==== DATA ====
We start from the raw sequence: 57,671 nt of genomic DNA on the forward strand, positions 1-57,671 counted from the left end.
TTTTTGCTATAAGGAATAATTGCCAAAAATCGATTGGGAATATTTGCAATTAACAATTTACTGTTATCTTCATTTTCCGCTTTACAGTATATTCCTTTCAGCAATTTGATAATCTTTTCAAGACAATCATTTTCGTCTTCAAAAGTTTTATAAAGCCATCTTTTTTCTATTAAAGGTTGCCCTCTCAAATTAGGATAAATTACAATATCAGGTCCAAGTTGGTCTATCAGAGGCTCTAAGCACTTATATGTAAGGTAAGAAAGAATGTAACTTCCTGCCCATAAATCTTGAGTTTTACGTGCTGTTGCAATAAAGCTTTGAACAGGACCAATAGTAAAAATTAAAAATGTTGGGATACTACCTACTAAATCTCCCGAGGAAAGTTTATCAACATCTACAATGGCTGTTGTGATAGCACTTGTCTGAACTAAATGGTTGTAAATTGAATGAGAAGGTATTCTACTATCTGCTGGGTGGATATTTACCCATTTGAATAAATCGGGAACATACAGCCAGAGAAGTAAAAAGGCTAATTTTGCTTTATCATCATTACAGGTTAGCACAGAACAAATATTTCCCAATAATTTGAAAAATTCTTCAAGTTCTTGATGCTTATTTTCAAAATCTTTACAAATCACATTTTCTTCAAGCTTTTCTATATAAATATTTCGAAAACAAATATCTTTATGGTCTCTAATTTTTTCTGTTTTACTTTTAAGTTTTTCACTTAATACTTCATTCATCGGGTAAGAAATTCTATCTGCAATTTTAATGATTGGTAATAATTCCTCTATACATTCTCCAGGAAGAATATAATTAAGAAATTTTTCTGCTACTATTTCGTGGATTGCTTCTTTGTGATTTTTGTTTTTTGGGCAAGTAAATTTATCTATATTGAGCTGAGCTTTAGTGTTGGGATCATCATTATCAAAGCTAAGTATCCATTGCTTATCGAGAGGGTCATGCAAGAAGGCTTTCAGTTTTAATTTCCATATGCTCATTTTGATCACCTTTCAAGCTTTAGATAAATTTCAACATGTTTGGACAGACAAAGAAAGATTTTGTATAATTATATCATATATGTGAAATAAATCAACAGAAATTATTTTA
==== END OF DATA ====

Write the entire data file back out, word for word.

We start from the raw sequence: 57,671 nt of genomic DNA on the forward strand, positions 1-57,671 counted from the left end.
TTTTTGCTATAAGGAATAATTGCCAAAAATCGATTGGGAATATTTGCAATTAACAATTTACTGTTATCTTCATTTTCCGCTTTACAGTATATTCCTTTCAGCAATTTGATAATCTTTTCAAGACAATCATTTTCGTCTTCAAAAGTTTTATAAAGCCATCTTTTTTCTATTAAAGGTTGCCCTCTCAAATTAGGATAAATTACAATATCAGGTCCAAGTTGGTCTATCAGAGGCTCTAAGCACTTATATGTAAGGTAAGAAAGAATGTAACTTCCTGCCCATAAATCTTGAGTTTTACGTGCTGTTGCAATAAAGCTTTGAACAGGACCAATAGTAAAAATTAAAAATGTTGGGATACTACCTACTAAATCTCCCGAGGAAAGTTTATCAACATCTACAATGGCTGTTGTGATAGCACTTGTCTGAACTAAATGGTTGTAAATTGAATGAGAAGGTATTCTACTATCTGCTGGGTGGATATTTACCCATTTGAATAAATCGGGAACATACAGCCAGAGAAGTAAAAAGGCTAATTTTGCTTTATCATCATTACAGGTTAGCACAGAACAAATATTTCCCAATAATTTGAAAAATTCTTCAAGTTCTTGATGCTTATTTTCAAAATCTTTACAAATCACATTTTCTTCAAGCTTTTCTATATAAATATTTCGAAAACAAATATCTTTATGGTCTCTAATTTTTTCTGTTTTACTTTTAAGTTTTTCACTTAATACTTCATTCATCGGGTAAGAAATTCTATCTGCAATTTTAATGATTGGTAATAATTCCTCTATACATTCTCCAGGAAGAATATAATTAAGAAATTTTTCTGCTACTATTTCGTGGATTGCTTCTTTGTGATTTTTGTTTTTTGGGCAAGTAAATTTATCTATATTGAGCTGAGCTTTAGTGTTGGGATCATCATTATCAAAGCTAAGTATCCATTGCTTATCGAGAGGGTCATGCAAGAAGGCTTTCAGTTTTAATTTCCATATGCTCATTTTGATCACCTTTCAAGCTTTAGATAAATTTCAACATGTTTGGACAGACAAAGAAAGATTTTGTATAATTATATCATATATGTGAAATAAATCAACAGAAATTATTTTA